I never guessed back in 2012 what this would become. I set out to chronicle our adventures in homesteading. To create a template and how-to that we wish we had. We weren’t able to find information on how to farm high altitude, or how to bottle feed a goat, or how to do any of the hundreds of things we did by trial and error on Pumpkin Hollow Farm.
Those years on the homestead were some of the best times of our lives. Re-reading the manuscript was like reading about an old friend. I laughed and recollected. I finished the book with a smile. As if I had read it for the first time.
This book is priceless, I tell you, it has everything a new homesteader could possibly need to get started on their journey. Organic gardening, high altitude farming, canning, dehydrating, root cellaring, freezing produce, back yard chickens, bottle feeding goats, taking care of ducks, candle making, soap making, herbal remedies, recipes, homemade gifts….goodness, the list goes on. The textbook we needed, but in a humorous storytelling method.
Lughnasadh (loon-ah-sah) is one of the Gaelic harvest festivals of old. The word is from old Irish text and is a Pagan holiday celebrating the first of the harvests. A harvest festival is always a welcome holiday in this farmgirl’s mind! Tonight is also a full moon and I can just imagine my grandmothers of old times dancing under the moon celebrating the harvest of grains and other summer bounties.
I study all religions and see the similarities in all of them, the same God with different names, the same holidays, many customs “borrowed” by other faiths, and the joy in all of the different ways to honor the great Creator. Paganism was not a religion pre-Christianity since everyone from childhood was brought up with great respect for Mother Nature and the holidays were based on the agricultural calendar. Paganism reminds me greatly of the Native American ways of worship a continent away. The Christians use many of the same elements and traditions as the early Pagans. I was always brought up thinking that Pagans were Atheists, this is not so apparently. I love the various celebrations.
Did you know that the local county fairs were originally the celebration of Lughnasadh? The first harvest festival, showing off goods and livestock, morphed into what we now know as the county fair.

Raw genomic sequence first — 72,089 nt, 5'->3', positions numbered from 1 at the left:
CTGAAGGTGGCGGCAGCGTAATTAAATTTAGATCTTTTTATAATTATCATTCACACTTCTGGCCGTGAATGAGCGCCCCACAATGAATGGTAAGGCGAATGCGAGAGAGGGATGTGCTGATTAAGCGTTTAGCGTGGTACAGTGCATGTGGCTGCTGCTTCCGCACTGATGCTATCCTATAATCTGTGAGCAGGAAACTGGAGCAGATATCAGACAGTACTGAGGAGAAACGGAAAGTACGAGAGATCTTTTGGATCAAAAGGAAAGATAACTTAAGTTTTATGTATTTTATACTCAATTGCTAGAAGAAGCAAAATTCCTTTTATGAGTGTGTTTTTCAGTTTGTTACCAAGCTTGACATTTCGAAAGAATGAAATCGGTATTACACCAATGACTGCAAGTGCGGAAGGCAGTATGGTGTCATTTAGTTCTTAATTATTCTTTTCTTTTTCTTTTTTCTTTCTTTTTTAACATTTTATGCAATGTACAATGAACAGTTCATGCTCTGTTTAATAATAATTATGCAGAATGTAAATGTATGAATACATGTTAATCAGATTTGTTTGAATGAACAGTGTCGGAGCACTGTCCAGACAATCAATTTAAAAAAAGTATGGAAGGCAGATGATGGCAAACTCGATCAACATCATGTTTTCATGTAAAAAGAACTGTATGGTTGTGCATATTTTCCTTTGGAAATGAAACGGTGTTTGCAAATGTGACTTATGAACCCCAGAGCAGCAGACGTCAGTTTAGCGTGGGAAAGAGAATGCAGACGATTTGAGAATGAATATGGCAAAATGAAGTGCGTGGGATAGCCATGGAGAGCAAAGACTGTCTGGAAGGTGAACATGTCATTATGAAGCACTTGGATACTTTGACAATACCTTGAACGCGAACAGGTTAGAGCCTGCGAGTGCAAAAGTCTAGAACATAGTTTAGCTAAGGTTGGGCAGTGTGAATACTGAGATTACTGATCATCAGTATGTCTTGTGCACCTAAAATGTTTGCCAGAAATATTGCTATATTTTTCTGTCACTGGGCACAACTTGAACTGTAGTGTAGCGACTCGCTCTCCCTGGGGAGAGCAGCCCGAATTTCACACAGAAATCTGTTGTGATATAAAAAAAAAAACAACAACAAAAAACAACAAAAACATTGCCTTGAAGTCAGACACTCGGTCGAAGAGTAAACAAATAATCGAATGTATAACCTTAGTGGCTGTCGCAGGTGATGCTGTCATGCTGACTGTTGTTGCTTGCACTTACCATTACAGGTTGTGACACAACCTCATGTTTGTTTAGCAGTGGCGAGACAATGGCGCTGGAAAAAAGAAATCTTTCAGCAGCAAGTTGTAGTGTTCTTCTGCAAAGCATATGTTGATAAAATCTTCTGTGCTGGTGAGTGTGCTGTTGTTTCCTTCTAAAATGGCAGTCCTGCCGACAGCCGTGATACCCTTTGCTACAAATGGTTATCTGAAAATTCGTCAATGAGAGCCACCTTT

This year’s county fair was more fun than ever with rides and a two year old who loved everything from the young people competing with their horses to the motorcycle ride she would not get off of until we were completely broke from buying tickets!
So tonight, the holiday brings with it a bright full moon, a promise of more crops, and a sense of peace. The traditional way of late is to enjoy a beer (grains) and a bit of bread (or pizza?) and celebrate and have gratitude for the harvest. And maybe a little dancing in the moonlight is in order!
There are things we have really missed since moving out to this homestead in Calhan. We miss the people of Elbert County. We are there quite often for this or that, our bank is there, our daughters work there, but we are also far away. I love going to the grocery store and it taking two hours because I know someone in every aisle and stop and visit with them. I love knowing everyone in a restaurant. The ladies at the bank ask how the kids are. I miss the smiling faces of the girls at the library. I love Elbert, Kiowa, and Elizabeth and their shared camaraderie and all the people they hold.
Our wonderful, long-time friends are letting us move into their guest room this week. We will be two blocks from our friend who has sweet Isabelle the goat. Back in a small town where we can walk to the convenience store and the library, take in the sunrises, and wave to folks walking by at dusk. A place to garden and a place to paint. Friends to laugh with.